Names of pilot and passengers released

JAMESTOWN, N.Y. (WKBW) — Three people were killed when a small plane crashed Sunday on a hill off Routes 60 and 380 in the Chautauqua County Town of Ellicott, the sheriff’s office reported Monday.

Two passengers and a pilot were inside the small aircraft when it took off from North Carolina, en route for Jamestown Airport, according to Sheriff James Quattrone.

The victims have been identified as Alan Fuller, Valerie Holmes and Linda Edwards. All three were from Northern Pennsylvania. The Sheriff told reporters that victims included the pilot, his sister, and a family-friend.

At least 125 people, including members of at least four police agencies and 13 volunteer fire companies, had been searching for the plane since Sunday night. It had been scheduled to land in Jamestown earlier in the day.

The Chautauqua County Sheriff’s Office received a report of a missing plane at around 6 p.m. Sunday evening.

The search was paused around midnight on Monday due to snow in the area, which made it difficult for crews. It resumed on Monday morning, and the plane was located shortly after.

Much of the terrain near the Jamestown Airport contains steep hills, swamp land and ravines.

People who live near the airport told Reporter Ed Reilly that there was heavy snowfall, gusty winds, and limited visibility when the plane went down on Sunday evening.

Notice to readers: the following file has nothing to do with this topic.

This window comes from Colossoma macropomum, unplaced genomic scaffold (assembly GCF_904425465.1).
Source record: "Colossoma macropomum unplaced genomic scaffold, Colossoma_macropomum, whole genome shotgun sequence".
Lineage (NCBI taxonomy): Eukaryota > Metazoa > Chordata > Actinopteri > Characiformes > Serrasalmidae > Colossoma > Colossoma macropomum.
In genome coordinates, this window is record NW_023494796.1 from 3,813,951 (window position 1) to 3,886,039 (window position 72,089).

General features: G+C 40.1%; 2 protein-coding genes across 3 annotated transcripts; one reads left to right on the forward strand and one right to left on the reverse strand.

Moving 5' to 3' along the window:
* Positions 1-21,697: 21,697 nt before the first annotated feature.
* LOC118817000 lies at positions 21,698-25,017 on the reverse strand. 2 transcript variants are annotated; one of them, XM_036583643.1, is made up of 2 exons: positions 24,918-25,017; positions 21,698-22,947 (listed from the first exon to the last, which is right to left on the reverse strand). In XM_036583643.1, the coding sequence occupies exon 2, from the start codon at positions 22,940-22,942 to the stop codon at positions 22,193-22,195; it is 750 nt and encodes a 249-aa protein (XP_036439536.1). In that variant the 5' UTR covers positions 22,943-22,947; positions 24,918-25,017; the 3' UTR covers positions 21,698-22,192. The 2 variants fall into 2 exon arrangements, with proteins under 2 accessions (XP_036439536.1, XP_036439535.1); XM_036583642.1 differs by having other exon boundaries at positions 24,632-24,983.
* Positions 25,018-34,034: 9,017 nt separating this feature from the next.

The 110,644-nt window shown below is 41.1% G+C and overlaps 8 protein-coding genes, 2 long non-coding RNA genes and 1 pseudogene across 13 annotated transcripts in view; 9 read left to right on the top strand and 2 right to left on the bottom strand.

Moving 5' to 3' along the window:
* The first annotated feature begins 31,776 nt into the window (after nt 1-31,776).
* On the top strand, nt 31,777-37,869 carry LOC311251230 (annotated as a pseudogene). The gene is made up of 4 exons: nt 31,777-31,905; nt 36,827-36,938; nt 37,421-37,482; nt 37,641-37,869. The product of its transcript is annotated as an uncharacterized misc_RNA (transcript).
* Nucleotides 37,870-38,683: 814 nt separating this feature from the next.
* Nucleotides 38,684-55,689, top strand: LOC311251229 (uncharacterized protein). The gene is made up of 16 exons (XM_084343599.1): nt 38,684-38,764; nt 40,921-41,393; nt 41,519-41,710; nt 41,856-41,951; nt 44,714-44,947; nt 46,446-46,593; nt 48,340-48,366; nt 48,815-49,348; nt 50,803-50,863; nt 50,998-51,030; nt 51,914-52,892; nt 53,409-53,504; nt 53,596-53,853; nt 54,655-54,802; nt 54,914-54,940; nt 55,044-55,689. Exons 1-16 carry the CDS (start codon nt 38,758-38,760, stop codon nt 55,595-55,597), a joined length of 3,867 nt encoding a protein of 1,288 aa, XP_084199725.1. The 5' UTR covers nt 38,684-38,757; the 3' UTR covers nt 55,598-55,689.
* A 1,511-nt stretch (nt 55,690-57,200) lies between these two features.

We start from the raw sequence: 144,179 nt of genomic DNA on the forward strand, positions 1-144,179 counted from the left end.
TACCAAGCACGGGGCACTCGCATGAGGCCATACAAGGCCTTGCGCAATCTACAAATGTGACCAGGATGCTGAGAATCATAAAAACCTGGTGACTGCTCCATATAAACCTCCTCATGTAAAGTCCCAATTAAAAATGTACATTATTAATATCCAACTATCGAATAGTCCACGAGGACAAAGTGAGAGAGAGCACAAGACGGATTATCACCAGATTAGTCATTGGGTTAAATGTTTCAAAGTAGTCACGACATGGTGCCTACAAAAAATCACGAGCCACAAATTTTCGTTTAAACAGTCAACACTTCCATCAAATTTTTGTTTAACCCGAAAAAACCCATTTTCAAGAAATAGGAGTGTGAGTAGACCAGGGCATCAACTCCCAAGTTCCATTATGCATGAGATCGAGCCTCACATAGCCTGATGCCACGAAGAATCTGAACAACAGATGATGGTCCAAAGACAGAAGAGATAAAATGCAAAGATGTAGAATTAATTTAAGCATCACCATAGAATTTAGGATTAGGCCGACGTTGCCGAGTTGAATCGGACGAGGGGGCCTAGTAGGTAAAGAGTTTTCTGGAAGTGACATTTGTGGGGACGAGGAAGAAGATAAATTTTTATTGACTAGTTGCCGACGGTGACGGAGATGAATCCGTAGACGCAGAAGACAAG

According to data posted on, the plane was making its final approach to Jamestown Airport and was descending under 2,000 feet at 105 mph when it lost contact about one mile east of the runway at 5:48 pm.

The FAA issued the following statement about the crash:

“A twin-engine Grumman American GA-7 crashed approximately one mile east of the Chautauqua County Jamestown Airport in Jamestown, N.Y., yesterday at approximately 6 p.m. local time. Three persons were aboard the aircraft. Please contact local officials for their names and medical conditions. The FAA and NTSB will investigate. Neither agency identifies people involved in aircraft accidents. The FAA will release the aircraft tail number once investigators verify it at the scene. The NTSB will be in charge of the investigation and all updates. The flight departed from Burlington Alamance Regional Airport in Burlington, N.C. and was enroute to Jamestown Airport.”

It is unknown if the plane carried the proper de-icing boots on the wings and propeller.